Broadwell with eDRAM: Still Has Gaming Legs

As we crossover into the 2020s era, we now have more memory bandwidth from DRAM than a processor in 2015. Intel's Broadwell processors were advertised as having 128 megabytes of 'eDRAM', which enabled 50 GiB/s of bidirectional bandwidth at a lower latency of main memory, which ran only at 25.6 GiB/s. Modern processors have access to DDR4-3200, which is 51.2 GiB/s, and future processors are looking at 65 GiB/s or higher.

At this time, it is perhaps poignant to take a step back and understand the beauty of having 128 MiB of dedicated silicon for a singular task.

Intel’s eDRAM enabled Broadwell processors accelerated a significant number of memory bandwidth and memory latency workloads, in particular gaming. What eDRAM has enabled in our testing, even if we bypass the now antiquated CPU performance, is surprisingly good gaming performance. Most of our CPU gaming tests are designed to enable a CPU-limited scenario, which is exactly where Broadwell can play best. Our final CPU gaming test is a 1080p Max scenario where the CPU matters less, but there still appears to be good benefits from having an on-die DRAM and that much lower latency all the way out to 128 MiB.

There have always been questions around exactly what 128 MiB of eDRAM cost Intel to produce and supply to a generation of processors. At launch, Intel priced the eDRAM versions of 14 nm Broadwell processors as +$60 above the non-eDRAM versions of 22 nm Haswell equivalents. There are arguments to say that it cost Intel directly somewhere south of $10 per processor to build and enable, but Intel couldn’t charge that low, based on market segmentation. Remember, that eDRAM was built on a mature 22 nm SoC process at the time.

As we move into an era where AMD is showcasing its new ‘double’ 32 MiB L3 cache on Zen 3 as a key part of their improved gaming performance, we already had 128 MiB of gaming acceleration in 2015. It was enabled through a very specific piece of hardware built into the chip. If we could do it in 2015, why can’t we do it in 2020?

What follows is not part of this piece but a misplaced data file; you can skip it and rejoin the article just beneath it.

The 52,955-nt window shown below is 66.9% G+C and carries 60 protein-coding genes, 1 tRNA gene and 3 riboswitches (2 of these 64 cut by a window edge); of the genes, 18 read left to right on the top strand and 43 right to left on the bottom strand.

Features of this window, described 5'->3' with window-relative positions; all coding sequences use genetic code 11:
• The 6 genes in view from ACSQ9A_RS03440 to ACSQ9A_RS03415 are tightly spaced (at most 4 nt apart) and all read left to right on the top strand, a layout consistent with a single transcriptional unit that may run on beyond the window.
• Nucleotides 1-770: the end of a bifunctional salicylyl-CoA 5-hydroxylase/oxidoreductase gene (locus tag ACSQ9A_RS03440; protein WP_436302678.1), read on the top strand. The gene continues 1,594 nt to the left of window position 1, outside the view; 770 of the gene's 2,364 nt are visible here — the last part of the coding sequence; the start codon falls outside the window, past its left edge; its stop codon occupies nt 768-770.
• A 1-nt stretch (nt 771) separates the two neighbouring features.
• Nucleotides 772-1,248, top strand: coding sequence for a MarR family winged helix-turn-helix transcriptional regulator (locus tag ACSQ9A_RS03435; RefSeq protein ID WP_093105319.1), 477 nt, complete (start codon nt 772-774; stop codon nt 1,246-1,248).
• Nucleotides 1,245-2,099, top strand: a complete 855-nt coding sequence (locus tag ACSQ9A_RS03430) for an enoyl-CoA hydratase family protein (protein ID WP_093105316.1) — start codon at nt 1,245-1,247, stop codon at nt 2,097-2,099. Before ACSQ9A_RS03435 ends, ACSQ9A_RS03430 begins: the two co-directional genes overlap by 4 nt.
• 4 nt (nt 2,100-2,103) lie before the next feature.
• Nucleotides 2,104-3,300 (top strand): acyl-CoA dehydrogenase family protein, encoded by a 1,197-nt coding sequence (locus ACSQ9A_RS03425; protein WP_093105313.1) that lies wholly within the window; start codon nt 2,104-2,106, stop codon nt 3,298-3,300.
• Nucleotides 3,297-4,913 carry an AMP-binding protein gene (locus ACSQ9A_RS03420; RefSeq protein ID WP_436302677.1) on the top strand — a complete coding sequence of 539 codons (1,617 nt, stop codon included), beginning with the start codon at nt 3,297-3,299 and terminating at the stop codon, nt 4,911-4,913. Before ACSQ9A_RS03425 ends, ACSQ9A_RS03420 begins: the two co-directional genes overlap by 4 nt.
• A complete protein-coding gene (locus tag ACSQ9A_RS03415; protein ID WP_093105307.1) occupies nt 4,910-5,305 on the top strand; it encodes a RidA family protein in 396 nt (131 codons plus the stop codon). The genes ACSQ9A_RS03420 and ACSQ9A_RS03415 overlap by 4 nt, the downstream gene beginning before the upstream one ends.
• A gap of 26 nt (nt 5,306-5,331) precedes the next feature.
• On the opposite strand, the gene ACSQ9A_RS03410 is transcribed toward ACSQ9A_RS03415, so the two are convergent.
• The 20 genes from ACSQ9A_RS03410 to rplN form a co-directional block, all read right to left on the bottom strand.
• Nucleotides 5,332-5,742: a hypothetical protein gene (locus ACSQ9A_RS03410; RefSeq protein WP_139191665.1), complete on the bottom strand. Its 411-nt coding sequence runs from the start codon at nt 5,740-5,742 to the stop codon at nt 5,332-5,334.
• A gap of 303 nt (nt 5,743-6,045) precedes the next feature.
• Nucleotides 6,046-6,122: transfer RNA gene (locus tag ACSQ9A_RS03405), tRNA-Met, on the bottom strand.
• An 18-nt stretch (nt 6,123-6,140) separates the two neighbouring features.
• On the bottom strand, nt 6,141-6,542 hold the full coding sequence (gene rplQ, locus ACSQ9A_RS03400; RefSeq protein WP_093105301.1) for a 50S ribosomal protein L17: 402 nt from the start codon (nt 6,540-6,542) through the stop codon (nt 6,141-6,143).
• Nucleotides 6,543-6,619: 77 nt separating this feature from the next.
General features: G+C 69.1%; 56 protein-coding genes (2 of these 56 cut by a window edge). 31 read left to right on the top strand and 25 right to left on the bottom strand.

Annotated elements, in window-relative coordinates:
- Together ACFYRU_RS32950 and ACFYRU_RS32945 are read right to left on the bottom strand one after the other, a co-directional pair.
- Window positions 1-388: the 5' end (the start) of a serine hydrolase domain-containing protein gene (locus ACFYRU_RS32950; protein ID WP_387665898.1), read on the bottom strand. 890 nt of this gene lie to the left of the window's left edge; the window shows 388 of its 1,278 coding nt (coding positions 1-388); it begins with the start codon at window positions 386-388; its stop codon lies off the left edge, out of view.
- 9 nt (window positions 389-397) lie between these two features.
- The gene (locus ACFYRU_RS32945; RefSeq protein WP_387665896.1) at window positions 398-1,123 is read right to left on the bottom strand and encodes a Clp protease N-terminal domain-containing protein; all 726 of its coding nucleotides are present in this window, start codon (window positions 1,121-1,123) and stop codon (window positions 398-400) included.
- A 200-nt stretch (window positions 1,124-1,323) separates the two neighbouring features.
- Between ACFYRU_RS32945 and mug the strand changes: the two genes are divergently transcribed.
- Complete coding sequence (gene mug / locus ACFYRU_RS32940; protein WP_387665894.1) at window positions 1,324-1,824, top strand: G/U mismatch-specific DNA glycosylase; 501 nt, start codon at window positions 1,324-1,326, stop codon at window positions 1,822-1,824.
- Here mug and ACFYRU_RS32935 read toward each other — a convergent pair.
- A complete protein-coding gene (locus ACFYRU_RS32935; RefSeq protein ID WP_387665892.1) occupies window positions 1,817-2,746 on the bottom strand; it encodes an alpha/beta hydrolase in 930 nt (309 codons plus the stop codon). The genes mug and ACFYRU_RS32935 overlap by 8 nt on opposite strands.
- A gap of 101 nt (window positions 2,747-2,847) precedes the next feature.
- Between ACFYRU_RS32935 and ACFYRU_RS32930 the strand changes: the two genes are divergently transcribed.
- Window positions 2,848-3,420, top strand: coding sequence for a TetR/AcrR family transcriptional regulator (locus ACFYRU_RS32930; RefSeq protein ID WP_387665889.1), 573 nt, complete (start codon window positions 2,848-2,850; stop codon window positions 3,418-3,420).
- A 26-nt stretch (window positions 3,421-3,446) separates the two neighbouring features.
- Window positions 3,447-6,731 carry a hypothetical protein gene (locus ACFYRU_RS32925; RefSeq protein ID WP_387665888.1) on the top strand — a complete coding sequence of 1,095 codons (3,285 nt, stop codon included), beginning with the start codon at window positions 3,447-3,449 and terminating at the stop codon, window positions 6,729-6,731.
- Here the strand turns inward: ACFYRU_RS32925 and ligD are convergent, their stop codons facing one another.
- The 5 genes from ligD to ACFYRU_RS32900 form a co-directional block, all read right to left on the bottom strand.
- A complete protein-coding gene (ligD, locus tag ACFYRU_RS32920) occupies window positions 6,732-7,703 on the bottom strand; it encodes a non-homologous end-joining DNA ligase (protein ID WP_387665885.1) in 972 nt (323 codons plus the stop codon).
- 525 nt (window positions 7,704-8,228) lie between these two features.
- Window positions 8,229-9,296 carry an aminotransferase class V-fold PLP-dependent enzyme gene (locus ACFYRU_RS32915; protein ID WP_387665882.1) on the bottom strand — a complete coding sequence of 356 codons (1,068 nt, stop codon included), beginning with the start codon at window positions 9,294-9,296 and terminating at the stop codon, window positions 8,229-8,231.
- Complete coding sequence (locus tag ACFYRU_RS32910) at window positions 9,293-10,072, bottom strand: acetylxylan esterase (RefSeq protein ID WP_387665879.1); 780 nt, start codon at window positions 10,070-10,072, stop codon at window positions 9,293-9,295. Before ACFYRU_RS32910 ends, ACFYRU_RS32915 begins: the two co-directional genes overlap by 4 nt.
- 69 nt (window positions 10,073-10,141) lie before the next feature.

What about HBM-enabled eDRAM for 2021?

Fast forward to 2020, and we now have mature 14 nm and 7 nm processes, as well as a cavalcade of packaging and eDRAM opportunities. We might consider that adding 1-2 GiB of eDRAM to a package could be done with high bandwidth connectivity, using either Intel’s embedded multi-die technology or TSMC’s 3DFabric technology.

If we did that today, it could arguably be just as complex as what it was to add 128 MiB back in 2015. We now have extensive EDA and packaging tools to deal with chiplet designs and multi-die environments.

So consider, at a time where high performance consumer processors are in the realm of $300 up to $500-$800, would customers consider paying +$60 more for a modern high-end processor with 2 gigabytes of intermediate L4 cache? It would extend AMD’s idea of high-performance gaming cache well beyond the 32 MiB of Zen 3, or perhaps give Intel a different dynamic to its future processor portfolio.

As we move into more a chiplet enabled environment, some of those chiplets could be an extra cache layer. However, to put some of this into perspective.

  • Intel's Broadwell's 128 MiB of eDRAM was built (is still built) on Intel's 22nm IO process and used 77 mm2 of die area.
  • AMD's new RX 6000 GPUs use '128 MiB' of 7nm Infinity Cache SRAM. At an estimated 6.4 billion transistors, or 24% of the 26.8 billion transistors and ~510-530mm2 die, this cache requires a substantial amount of die area, even on 7nm.

This would suggest that in order for future products to integrate large amounts of cache or eDRAM, then layered solutions will need to be required. This will require large investment in design and packaging, especially thermal control.

Many thanks to Dylan522p for some minor updates on die size and pointing out that the same 22nm eDRAM chip is still in use today with Apple's 2020 base Macbook Pro 13.

Gaming Tests: Strange Brigade


View All Comments

  • ironicom - Tuesday, November 3, 2020 - link

    fps is irrelevant in civ; turn time and load time are what matter. Reply
  • vorsgren - Tuesday, November 3, 2020 - link

    Thanks for using my benchmark! Hope it was usefull! Reply
  • Nictron - Wednesday, November 4, 2020 - link

    Which benchmark was that? Reply